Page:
The mother of one went on to explain that she hopes by sharing her story, she lets those who may be in the same situation know that they "are not alone."
"Grieving is a journey we all do differently," she wrote. "Talking about it when I have the strength is helping me. I don’t always have the strength, sometimes I can’t talk at all."
"There are no answers. There is no right or wrong. I can only allow myself the time and the process and be honest with that," Kloots added.
Over the weekend, the Hooray For founder revealed that their son said his first word, sharing a video of Elvis looking at a picture of the late Broadway star on a picture lamp as he starts to speak.
"Elvis said his first words today!! Listen closely! He pointed at Nick in our new picture light and said 'right there.' He hasn't seen Nick since March 30th. The fact that he still knows who his Dada is, point to him and give him a kiss to me is amazing," Kloots captioned the clip.
Last week, the Kloots opened up about her "new normal," sharing with her Instagram followers that she's starting the process of moving the family's belongings into the home she purchased with Cordero before he died.
"These next couple weeks I will start the transition of moving into the home Nick and I bought together," she said in a post. "I’m not expecting this to be easy, in fact I think it will be very hard, but I’m going into it knowing I need to be strong. I have to find my new normal, at least whatever that is for Elvis and I right now. I know Nick will be with us."
"He wanted to live in this house more than anything so I’ll put lots of family photos up and make sure his presence is with us," Kloots added.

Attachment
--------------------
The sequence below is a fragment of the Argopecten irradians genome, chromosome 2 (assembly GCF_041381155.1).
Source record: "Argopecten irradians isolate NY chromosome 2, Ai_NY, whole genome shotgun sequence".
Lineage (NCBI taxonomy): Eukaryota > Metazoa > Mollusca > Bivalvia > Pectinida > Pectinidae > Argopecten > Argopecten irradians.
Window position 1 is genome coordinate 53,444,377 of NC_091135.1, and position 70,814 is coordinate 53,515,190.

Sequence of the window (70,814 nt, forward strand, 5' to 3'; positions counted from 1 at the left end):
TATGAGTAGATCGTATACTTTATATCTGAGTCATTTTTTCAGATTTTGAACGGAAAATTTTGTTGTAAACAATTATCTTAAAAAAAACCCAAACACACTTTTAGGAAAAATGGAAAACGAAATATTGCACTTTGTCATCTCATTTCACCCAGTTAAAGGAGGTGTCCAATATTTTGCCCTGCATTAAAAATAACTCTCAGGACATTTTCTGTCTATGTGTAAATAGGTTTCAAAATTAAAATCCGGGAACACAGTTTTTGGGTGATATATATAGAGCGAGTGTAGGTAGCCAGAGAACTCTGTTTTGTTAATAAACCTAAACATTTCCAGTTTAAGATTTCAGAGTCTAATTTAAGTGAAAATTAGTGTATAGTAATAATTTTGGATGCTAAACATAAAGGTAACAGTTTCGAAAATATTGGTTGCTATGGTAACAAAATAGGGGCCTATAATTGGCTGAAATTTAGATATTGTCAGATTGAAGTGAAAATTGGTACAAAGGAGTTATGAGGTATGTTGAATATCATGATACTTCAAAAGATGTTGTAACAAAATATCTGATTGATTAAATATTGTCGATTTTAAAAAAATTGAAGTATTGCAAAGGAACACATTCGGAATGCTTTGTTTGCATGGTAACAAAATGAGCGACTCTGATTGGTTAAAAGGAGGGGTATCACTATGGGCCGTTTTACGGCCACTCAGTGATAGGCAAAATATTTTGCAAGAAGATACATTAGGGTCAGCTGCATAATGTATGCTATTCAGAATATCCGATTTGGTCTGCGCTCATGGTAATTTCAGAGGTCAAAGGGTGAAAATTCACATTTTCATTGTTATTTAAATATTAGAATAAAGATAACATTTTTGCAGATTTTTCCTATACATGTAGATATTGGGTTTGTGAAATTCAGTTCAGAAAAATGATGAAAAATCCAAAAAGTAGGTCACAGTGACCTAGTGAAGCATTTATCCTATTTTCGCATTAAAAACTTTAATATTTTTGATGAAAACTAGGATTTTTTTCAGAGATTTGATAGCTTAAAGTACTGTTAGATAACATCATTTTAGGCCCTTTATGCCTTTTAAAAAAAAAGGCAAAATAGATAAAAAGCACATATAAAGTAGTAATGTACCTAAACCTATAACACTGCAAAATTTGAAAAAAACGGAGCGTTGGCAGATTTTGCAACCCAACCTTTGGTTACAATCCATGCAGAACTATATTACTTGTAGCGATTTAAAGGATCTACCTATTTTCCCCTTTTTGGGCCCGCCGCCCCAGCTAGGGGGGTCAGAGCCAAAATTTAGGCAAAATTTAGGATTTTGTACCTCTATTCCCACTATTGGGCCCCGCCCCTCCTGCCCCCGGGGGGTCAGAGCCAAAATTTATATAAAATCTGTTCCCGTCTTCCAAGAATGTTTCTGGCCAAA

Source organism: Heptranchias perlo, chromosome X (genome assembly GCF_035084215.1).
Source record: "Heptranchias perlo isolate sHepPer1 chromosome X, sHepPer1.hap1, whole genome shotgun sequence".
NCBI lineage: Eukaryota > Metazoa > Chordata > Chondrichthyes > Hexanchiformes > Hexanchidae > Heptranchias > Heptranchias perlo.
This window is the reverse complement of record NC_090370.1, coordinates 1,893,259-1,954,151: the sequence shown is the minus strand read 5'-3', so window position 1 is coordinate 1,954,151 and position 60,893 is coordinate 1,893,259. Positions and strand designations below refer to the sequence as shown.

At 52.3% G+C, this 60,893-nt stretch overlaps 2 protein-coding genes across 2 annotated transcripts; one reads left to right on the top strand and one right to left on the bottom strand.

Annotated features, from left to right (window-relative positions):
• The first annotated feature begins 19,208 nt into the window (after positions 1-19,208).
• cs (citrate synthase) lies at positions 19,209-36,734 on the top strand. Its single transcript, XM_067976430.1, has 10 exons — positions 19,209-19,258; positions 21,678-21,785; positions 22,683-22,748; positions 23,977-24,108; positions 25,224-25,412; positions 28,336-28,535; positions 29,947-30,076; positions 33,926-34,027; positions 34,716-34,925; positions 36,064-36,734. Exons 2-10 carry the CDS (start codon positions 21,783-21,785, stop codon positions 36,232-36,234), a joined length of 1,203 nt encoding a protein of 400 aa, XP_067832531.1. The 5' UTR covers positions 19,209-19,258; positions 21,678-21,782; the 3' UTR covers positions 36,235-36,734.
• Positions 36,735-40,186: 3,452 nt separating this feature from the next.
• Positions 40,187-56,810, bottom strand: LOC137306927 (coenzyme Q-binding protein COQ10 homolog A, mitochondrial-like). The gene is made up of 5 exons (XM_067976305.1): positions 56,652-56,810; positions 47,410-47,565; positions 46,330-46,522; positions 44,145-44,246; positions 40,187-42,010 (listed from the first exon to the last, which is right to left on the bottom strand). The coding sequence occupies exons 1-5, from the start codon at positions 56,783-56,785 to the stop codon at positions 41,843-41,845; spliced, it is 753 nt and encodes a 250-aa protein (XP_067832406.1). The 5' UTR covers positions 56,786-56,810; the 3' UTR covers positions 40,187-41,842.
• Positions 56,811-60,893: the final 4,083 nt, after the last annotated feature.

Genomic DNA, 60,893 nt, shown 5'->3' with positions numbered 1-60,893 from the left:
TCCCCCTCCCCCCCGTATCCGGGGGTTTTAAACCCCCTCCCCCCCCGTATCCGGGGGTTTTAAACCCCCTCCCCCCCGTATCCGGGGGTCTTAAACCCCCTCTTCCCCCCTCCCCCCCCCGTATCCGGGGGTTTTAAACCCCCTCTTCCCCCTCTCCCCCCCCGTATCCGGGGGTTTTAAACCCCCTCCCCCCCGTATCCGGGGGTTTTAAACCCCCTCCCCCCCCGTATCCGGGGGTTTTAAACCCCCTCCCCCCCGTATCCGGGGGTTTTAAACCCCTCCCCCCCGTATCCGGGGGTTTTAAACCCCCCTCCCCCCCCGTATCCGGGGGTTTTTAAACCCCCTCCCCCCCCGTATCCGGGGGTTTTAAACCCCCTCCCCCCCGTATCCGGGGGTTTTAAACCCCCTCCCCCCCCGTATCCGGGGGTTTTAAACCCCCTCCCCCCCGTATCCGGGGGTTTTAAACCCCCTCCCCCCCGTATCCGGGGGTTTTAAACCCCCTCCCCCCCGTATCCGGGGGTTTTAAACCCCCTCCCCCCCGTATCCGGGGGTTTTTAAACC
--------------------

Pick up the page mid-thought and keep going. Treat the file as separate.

The family was in the middle of finalizing their cross-country move from New York City to Los Angeles when Cordero fell ill with the novel coronavirus.
Cordero died on July 5 at the Cedars-Sinai Medical Center in Los Angeles, where he had been in the intensive care unit for more than 90 days due to complications related to the COVID-19 virus.
During his 13-week hospitalization, the Tony-nominated actor faced a series of complications that led to septic shock and required him to have his right leg amputated.
In support of Cordero's family, a GoFundMe page was created to raise funds for his medical bills.
As information about the coronavirus pandemic rapidly changes, PEOPLE is committed to providing the most recent data in our coverage. Some of the information in this story may have changed after publication. For the latest on COVID-19, readers are encouraged to use online resources from CDC, WHO, and local public health departments. PEOPLE has partnered with GoFundMe to raise money for the COVID-19 Relief Fund, a GoFundMe.org fundraiser to support everything from frontline responders to families in need, as well as organizations helping communities. For more information or to donate, click here.
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